The economist David Dodge, the former seventh governor of the Bank of Canada, says gold is an “antique instrument,” and he believes Canada’s central bank got rid of its gold reserves for this very reason. Despite saying gold is an outdated financial tool, Dodge said that the leading crypto asset bitcoin (BTC) has no place in the Bank of Canada’s reserves.
David Dodge: The Bank of Canada ‘Holding This Antique Instrument of Stability Called Gold Really Didn’t Make Any Sense’
David Dodge, the former seventh governor of the Bank of Canada (BofC), thinks gold is an antiquated payment tool and that it’s costly to store. Dodge and Kitco News correspondent David Lin spoke on Thursday about shiny yellow gold.
According to Dodge, gold is an archaic instrument and Canada’s central bank was correct to get rid of it all. Canada is the G7 country that has no gold reserves. The Canadian central bank’s gold-selling trend started in the early 2000s and by 2016, Ottawa had sold most of its gold reserves.
“[The] issue is quite clear, that it costs to hold gold, whereas holding U.S. or Chinese or Euro bonds yields you a return,” Dodge told Lin on Thursday afternoon. “…That was a strong view. And a view that our international monetary system was in a place that was sufficiently robust, that holding this antique instrument of stability called ‘gold’ really didn’t make any sense.”
Dodge Believes in Reducing Transaction Costs, Says the Issue of Digital Currencies ‘Is a Very Important Issue’
Canada was following in the United Kingdom’s footsteps when half of its gold assets were sold, or 395 tons of gold between 1999 and 2002. U.K. citizens called the event “Brown’s Bottom,” named after the Chancellor of the Exchequer from 1997 to 2007, Gordon Brown. Canada getting rid of gold was dubbed “Poloz’s Bottom,” named after the ninth BofC governor, Stephen Poloz. During his Thursday conversation with Kitco News, Dodge also spoke about digital currencies such as bitcoin.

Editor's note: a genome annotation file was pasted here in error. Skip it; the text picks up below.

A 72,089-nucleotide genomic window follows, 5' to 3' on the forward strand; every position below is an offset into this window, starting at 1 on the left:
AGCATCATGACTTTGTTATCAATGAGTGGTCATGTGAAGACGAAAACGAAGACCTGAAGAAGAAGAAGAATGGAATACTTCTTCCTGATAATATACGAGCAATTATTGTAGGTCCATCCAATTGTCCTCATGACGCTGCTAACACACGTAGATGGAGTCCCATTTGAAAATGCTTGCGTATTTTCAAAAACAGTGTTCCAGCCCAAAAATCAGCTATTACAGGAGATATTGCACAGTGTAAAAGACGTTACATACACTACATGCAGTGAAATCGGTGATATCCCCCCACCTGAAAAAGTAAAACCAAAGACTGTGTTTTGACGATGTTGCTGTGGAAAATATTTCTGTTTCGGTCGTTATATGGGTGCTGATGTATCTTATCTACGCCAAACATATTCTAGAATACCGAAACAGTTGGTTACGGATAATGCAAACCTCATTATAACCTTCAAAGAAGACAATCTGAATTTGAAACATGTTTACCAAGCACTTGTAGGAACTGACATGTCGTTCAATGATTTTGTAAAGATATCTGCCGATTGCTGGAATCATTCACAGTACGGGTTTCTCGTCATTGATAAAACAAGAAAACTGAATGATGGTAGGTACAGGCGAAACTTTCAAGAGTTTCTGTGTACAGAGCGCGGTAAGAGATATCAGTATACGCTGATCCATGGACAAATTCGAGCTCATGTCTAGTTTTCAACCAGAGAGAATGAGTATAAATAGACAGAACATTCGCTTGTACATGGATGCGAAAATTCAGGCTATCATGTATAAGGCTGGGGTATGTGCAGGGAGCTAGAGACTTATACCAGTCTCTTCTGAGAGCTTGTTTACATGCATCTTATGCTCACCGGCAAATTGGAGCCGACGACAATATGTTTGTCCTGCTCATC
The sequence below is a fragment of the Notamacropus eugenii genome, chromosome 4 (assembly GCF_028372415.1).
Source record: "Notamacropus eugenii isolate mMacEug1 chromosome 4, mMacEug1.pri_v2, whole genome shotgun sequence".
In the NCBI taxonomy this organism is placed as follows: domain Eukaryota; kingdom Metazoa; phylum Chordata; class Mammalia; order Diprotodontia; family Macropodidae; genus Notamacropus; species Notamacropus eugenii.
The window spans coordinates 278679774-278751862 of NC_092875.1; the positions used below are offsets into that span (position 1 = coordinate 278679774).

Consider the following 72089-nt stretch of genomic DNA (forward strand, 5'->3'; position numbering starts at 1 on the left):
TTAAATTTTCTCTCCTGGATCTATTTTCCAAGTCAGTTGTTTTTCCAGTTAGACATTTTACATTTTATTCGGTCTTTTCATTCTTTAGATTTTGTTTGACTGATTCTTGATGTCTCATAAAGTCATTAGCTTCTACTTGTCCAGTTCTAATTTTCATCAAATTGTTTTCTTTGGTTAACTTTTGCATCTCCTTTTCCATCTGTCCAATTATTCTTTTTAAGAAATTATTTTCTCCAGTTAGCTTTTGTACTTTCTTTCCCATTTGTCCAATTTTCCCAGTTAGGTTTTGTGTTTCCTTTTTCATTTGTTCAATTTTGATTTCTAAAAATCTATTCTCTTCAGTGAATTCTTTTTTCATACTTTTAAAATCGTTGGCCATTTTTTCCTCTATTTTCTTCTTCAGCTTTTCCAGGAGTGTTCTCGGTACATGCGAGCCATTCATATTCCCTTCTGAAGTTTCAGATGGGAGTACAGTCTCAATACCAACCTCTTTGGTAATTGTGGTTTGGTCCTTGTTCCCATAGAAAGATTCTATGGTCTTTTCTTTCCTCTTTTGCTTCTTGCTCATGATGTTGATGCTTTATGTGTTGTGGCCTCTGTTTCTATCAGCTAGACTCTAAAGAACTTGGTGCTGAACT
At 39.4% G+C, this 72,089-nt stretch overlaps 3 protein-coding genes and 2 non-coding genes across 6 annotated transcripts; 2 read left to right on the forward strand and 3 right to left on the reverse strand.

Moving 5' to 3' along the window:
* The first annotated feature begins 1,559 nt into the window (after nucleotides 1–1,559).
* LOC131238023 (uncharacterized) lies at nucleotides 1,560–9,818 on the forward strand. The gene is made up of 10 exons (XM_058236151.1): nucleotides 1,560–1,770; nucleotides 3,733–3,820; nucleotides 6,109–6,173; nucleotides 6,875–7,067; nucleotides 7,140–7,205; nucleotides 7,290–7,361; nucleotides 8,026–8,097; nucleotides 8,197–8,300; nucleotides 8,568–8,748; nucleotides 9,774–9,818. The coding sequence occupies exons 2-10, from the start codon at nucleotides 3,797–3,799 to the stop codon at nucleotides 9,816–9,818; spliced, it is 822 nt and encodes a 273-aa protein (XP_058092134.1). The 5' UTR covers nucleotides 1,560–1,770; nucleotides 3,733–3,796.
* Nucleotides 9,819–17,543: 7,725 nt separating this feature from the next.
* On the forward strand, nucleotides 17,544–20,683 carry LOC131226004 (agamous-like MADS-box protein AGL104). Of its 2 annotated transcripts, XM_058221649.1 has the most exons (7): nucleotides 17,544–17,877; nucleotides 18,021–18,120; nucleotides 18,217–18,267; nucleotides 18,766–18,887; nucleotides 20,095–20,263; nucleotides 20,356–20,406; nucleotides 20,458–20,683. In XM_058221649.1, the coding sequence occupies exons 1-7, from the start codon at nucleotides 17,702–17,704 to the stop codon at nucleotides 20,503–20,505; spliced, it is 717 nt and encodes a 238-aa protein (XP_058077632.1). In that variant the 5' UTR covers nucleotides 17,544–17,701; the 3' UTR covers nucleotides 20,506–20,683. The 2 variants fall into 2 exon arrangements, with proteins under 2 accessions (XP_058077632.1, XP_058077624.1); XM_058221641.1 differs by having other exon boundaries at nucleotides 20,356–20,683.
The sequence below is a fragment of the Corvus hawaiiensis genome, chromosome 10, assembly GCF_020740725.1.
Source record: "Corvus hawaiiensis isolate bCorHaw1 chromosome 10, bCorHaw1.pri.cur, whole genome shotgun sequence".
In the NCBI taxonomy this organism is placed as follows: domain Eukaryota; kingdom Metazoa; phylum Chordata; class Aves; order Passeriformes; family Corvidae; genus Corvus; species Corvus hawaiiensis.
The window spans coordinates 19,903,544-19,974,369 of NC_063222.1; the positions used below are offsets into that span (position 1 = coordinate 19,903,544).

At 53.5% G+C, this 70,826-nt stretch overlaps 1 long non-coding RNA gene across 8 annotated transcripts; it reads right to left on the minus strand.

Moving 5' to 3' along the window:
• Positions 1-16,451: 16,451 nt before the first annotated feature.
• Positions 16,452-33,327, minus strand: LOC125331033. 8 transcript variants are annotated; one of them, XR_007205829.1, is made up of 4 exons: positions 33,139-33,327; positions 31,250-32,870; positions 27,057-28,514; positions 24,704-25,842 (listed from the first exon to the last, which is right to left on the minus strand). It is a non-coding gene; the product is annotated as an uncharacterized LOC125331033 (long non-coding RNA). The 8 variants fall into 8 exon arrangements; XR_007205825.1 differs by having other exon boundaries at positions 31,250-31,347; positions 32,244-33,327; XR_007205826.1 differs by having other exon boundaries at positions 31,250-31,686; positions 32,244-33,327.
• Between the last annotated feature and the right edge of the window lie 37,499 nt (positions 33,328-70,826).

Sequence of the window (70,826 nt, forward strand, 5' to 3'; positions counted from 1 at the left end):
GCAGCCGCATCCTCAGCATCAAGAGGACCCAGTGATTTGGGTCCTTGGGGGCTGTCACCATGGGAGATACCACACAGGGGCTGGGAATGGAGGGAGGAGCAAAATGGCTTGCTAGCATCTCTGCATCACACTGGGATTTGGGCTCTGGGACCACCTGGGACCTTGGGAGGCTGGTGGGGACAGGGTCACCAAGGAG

Dodge doesn’t believe bitcoin (BTC) deserves a spot in the BofC’s reserves, but the former central bank governor did not dismiss crypto assets. “The issue of digital currencies is a very important issue,” Dodge said. “[What]It is something we want to do globally. [in Canada], is to reduce transaction costs… [The] Bank and the Department of Finance are working hard… on this issue of digitalizing our financial system to reduce transaction costs… The financial system is interested in digitizing the Canadian dollar.”
How do you feel about David Dodge’s comments about digital currencies and gold? Is it your opinion? Please comment below on your views.
Images CreditsShutterstock. Pixabay. Wiki Commons
DisclaimerThis information is provided for educational purposes only. This article is not intended to be a solicitation or offer to sell or buy any product, service, or company. Bitcoin.com doesn’t offer investment, tax or legal advice. This article does not contain any information, products, or advice that can be used to cause or alleged result in any kind of damage.